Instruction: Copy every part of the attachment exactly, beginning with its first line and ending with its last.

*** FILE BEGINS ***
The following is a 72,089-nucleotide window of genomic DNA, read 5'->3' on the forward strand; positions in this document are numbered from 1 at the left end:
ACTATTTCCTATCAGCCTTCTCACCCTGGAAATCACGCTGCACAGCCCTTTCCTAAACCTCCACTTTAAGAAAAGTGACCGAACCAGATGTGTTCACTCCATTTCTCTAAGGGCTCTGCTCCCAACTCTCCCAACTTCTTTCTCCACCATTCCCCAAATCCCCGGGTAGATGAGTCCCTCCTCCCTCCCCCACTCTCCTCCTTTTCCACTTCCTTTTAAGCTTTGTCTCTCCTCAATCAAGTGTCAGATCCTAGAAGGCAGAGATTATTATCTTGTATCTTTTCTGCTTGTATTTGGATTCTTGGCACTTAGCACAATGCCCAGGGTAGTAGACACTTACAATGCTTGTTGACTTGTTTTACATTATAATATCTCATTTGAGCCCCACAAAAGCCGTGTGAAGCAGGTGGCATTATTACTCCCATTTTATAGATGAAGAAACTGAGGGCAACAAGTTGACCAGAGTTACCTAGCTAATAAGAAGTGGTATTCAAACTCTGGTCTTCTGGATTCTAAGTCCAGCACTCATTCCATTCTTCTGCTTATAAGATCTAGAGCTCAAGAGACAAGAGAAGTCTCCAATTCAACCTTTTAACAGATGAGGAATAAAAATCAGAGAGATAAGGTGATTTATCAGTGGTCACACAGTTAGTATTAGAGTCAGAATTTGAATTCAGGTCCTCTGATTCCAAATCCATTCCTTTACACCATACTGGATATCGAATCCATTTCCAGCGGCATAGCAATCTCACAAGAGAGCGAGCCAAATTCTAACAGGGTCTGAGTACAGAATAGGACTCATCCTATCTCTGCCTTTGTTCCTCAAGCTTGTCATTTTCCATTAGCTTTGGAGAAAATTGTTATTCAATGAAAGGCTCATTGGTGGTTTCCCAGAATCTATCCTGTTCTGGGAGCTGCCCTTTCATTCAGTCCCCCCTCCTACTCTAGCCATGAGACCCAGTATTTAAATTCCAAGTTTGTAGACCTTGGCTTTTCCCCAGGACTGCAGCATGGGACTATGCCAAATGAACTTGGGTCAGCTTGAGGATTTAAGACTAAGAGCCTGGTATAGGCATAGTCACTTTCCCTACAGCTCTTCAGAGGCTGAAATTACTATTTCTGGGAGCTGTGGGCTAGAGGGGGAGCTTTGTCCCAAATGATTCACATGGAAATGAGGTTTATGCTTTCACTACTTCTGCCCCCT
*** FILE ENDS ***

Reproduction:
The following is a 72,089-nucleotide window of genomic DNA, read 5'->3' on the forward strand; positions in this document are numbered from 1 at the left end:
ACTATTTCCTATCAGCCTTCTCACCCTGGAAATCACGCTGCACAGCCCTTTCCTAAACCTCCACTTTAAGAAAAGTGACCGAACCAGATGTGTTCACTCCATTTCTCTAAGGGCTCTGCTCCCAACTCTCCCAACTTCTTTCTCCACCATTCCCCAAATCCCCGGGTAGATGAGTCCCTCCTCCCTCCCCCACTCTCCTCCTTTTCCACTTCCTTTTAAGCTTTGTCTCTCCTCAATCAAGTGTCAGATCCTAGAAGGCAGAGATTATTATCTTGTATCTTTTCTGCTTGTATTTGGATTCTTGGCACTTAGCACAATGCCCAGGGTAGTAGACACTTACAATGCTTGTTGACTTGTTTTACATTATAATATCTCATTTGAGCCCCACAAAAGCCGTGTGAAGCAGGTGGCATTATTACTCCCATTTTATAGATGAAGAAACTGAGGGCAACAAGTTGACCAGAGTTACCTAGCTAATAAGAAGTGGTATTCAAACTCTGGTCTTCTGGATTCTAAGTCCAGCACTCATTCCATTCTTCTGCTTATAAGATCTAGAGCTCAAGAGACAAGAGAAGTCTCCAATTCAACCTTTTAACAGATGAGGAATAAAAATCAGAGAGATAAGGTGATTTATCAGTGGTCACACAGTTAGTATTAGAGTCAGAATTTGAATTCAGGTCCTCTGATTCCAAATCCATTCCTTTACACCATACTGGATATCGAATCCATTTCCAGCGGCATAGCAATCTCACAAGAGAGCGAGCCAAATTCTAACAGGGTCTGAGTACAGAATAGGACTCATCCTATCTCTGCCTTTGTTCCTCAAGCTTGTCATTTTCCATTAGCTTTGGAGAAAATTGTTATTCAATGAAAGGCTCATTGGTGGTTTCCCAGAATCTATCCTGTTCTGGGAGCTGCCCTTTCATTCAGTCCCCCCTCCTACTCTAGCCATGAGACCCAGTATTTAAATTCCAAGTTTGTAGACCTTGGCTTTTCCCCAGGACTGCAGCATGGGACTATGCCAAATGAACTTGGGTCAGCTTGAGGATTTAAGACTAAGAGCCTGGTATAGGCATAGTCACTTTCCCTACAGCTCTTCAGAGGCTGAAATTACTATTTCTGGGAGCTGTGGGCTAGAGGGGGAGCTTTGTCCCAAATGATTCACATGGAAATGAGGTTTATGCTTTCACTACTTCTGCCCCCT